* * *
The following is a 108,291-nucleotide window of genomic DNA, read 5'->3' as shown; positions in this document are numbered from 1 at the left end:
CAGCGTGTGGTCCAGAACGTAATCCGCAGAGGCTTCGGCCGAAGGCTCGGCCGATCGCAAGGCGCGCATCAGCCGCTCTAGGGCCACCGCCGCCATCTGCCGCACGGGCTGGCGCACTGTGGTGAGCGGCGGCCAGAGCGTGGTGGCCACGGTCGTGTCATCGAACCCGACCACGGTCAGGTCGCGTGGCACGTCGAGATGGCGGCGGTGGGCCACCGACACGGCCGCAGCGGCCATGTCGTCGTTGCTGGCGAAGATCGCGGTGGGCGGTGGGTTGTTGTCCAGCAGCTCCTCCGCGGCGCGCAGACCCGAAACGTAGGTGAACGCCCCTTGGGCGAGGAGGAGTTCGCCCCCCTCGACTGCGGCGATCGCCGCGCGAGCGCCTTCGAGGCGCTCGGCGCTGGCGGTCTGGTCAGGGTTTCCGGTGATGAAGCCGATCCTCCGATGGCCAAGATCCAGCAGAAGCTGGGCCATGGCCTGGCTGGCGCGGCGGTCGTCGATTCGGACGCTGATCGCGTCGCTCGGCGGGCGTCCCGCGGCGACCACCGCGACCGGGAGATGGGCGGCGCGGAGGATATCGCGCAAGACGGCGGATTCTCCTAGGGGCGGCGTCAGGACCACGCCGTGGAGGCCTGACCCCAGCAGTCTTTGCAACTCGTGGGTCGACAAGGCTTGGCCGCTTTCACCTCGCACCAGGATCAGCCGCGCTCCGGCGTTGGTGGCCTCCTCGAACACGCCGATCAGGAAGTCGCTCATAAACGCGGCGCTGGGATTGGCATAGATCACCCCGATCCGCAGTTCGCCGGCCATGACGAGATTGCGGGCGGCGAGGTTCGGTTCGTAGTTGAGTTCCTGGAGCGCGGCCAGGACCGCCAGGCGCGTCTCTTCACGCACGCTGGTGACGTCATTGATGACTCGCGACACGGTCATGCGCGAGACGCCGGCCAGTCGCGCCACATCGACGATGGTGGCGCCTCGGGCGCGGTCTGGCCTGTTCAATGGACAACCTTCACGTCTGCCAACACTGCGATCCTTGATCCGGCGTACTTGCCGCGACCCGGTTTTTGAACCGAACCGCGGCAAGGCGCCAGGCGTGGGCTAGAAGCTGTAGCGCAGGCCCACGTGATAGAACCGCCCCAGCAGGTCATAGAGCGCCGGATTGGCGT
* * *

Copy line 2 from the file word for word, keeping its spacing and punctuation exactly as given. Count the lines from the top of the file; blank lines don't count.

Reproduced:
CAGCGTGTGGTCCAGAACGTAATCCGCAGAGGCTTCGGCCGAAGGCTCGGCCGATCGCAAGGCGCGCATCAGCCGCTCTAGGGCCACCGCCGCCATCTGCCGCACGGGCTGGCGCACTGTGGTGAGCGGCGGCCAGAGCGTGGTGGCCACGGTCGTGTCATCGAACCCGACCACGGTCAGGTCGCGTGGCACGTCGAGATGGCGGCGGTGGGCCACCGACACGGCCGCAGCGGCCATGTCGTCGTTGCTGGCGAAGATCGCGGTGGGCGGTGGGTTGTTGTCCAGCAGCTCCTCCGCGGCGCGCAGACCCGAAACGTAGGTGAACGCCCCTTGGGCGAGGAGGAGTTCGCCCCCCTCGACTGCGGCGATCGCCGCGCGAGCGCCTTCGAGGCGCTCGGCGCTGGCGGTCTGGTCAGGGTTTCCGGTGATGAAGCCGATCCTCCGATGGCCAAGATCCAGCAGAAGCTGGGCCATGGCCTGGCTGGCGCGGCGGTCGTCGATTCGGACGCTGATCGCGTCGCTCGGCGGGCGTCCCGCGGCGACCACCGCGACCGGGAGATGGGCGGCGCGGAGGATATCGCGCAAGACGGCGGATTCTCCTAGGGGCGGCGTCAGGACCACGCCGTGGAGGCCTGACCCCAGCAGTCTTTGCAACTCGTGGGTCGACAAGGCTTGGCCGCTTTCACCTCGCACCAGGATCAGCCGCGCTCCGGCGTTGGTGGCCTCCTCGAACACGCCGATCAGGAAGTCGCTCATAAACGCGGCGCTGGGATTGGCATAGATCACCCCGATCCGCAGTTCGCCGGCCATGACGAGATTGCGGGCGGCGAGGTTCGGTTCGTAGTTGAGTTCCTGGAGCGCGGCCAGGACCGCCAGGCGCGTCTCTTCACGCACGCTGGTGACGTCATTGATGACTCGCGACACGGTCATGCGCGAGACGCCGGCCAGTCGCGCCACATCGACGATGGTGGCGCCTCGGGCGCGGTCTGGCCTGTTCAATGGACAACCTTCACGTCTGCCAACACTGCGATCCTTGATCCGGCGTACTTGCCGCGACCCGGTTTTTGAACCGAACCGCGGCAAGGCGCCAGGCGTGGGCTAGAAGCTGTAGCGCAGGCCCACGTGATAGAACCGCCCCAGCAGGTCATAGAGCGCCGGATTGGCGT